In a Christmas message, the Archbishop of Manila, Luis Antonio Cardinal Tagle, told of a lady from Palo on the island of Leyte, who, as if replying to a question he himself was pondering:
With persons and things associated with Christmas either destroyed or gone, what would Christmas be?, said:
With the ruins around us, this would probably be the first time I would understand and celebrate the true meaning of Christmas.
And on Christmas Eve, in the now roofless Cathedral of the Transfiguration in Palo, the Papal Nuncio to the Philippines, Archbishop Giuseppe Pinto, offered Mass with the faithful standing under umbrellas in the night rain. On Christmas Day at 10 a.m. he celebrated Mass in the devastated city of Tacloban at the Sto Niño Church there.
The text of Cardinal Tagle’s message, which can be found here, is below:
Dear Sisters and Brothers,
Many people have been wondering what Christmas would be like for the survivors of the Zamboanga crisis, the earthquake in Bohol and super typhoon Yolanda. With persons and things associated with Christmas either destroyed or gone, what would Christmas be? One lady from Palo gave me her answer to this question, “With the ruins around us, this would probably be the first time I would understand and celebrate the true meaning of Christmas.” A mysterious answer indeed, but because it comes from a survivor, it must contain truth and wisdom. Her statement brings us back to the central sign of Christmas: the humble baby in the manger who is truly the Son of God, God with us. God is near. God remains with us.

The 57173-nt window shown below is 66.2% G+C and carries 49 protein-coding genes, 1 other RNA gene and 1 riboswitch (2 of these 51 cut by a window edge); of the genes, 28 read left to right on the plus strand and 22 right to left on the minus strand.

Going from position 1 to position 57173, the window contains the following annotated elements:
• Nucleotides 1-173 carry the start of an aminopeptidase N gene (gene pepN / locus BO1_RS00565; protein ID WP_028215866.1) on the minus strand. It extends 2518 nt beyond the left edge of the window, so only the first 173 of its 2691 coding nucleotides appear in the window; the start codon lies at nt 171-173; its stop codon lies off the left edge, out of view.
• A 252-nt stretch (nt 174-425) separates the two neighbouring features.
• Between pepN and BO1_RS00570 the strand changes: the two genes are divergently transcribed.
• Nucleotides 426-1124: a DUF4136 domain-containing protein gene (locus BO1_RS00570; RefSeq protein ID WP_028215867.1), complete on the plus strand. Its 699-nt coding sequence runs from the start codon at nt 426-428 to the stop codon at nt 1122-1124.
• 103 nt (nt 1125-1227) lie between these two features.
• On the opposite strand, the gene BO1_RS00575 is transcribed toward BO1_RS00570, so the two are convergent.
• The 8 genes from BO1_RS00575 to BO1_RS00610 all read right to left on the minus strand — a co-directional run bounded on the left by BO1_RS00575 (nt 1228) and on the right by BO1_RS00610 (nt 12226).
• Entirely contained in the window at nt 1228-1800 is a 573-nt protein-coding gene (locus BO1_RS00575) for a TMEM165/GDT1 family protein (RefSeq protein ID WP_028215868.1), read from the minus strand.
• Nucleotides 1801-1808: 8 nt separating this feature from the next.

This was the sign foretold by the prophet Isaiah (Isaiah 7:10-14) and indicated by the angels to the shepherds at Jesus’ birth (Luke 2:8-14). All other signs of Christmas (lights, food, revelry, costumes, and gifts) must be rooted in and draw their meaning from the core Sign: the humble person of the Son of God who emptied himself to become one of us. Divine glory is seen in a child’s weakness; heavenly radiance is made manifest in humility; and God’s justice is revealed as compassion.
Let us not forget the Christ-child. Beholding, contemplating and adoring Jesus, who is truly God’s presence among us, let us be transformed into signs of his coming. Christmas 2013 should be a Christmas of solidarity and communion. But this will happen only with serious soul-searching, review of values, reordering of priorities, and commitment to God, neighbour, country and creation. The survivors of recent disasters will teach us how to see the Child promised by God with fresh eyes of faith and hope.
I wish all of you, especially Filipinos who are striving to reconstruct their lives and who are far from home, a Blessed Christmas. May God surprise you anew with the Sign of His love.
+ Luis Antonio G. Cardinal Tagle
Archbishop of Manila
(No need to turn your screens upside down for this picture. It’s a reflection in puddled rainwater below the altar in Palo Cathedral, of course)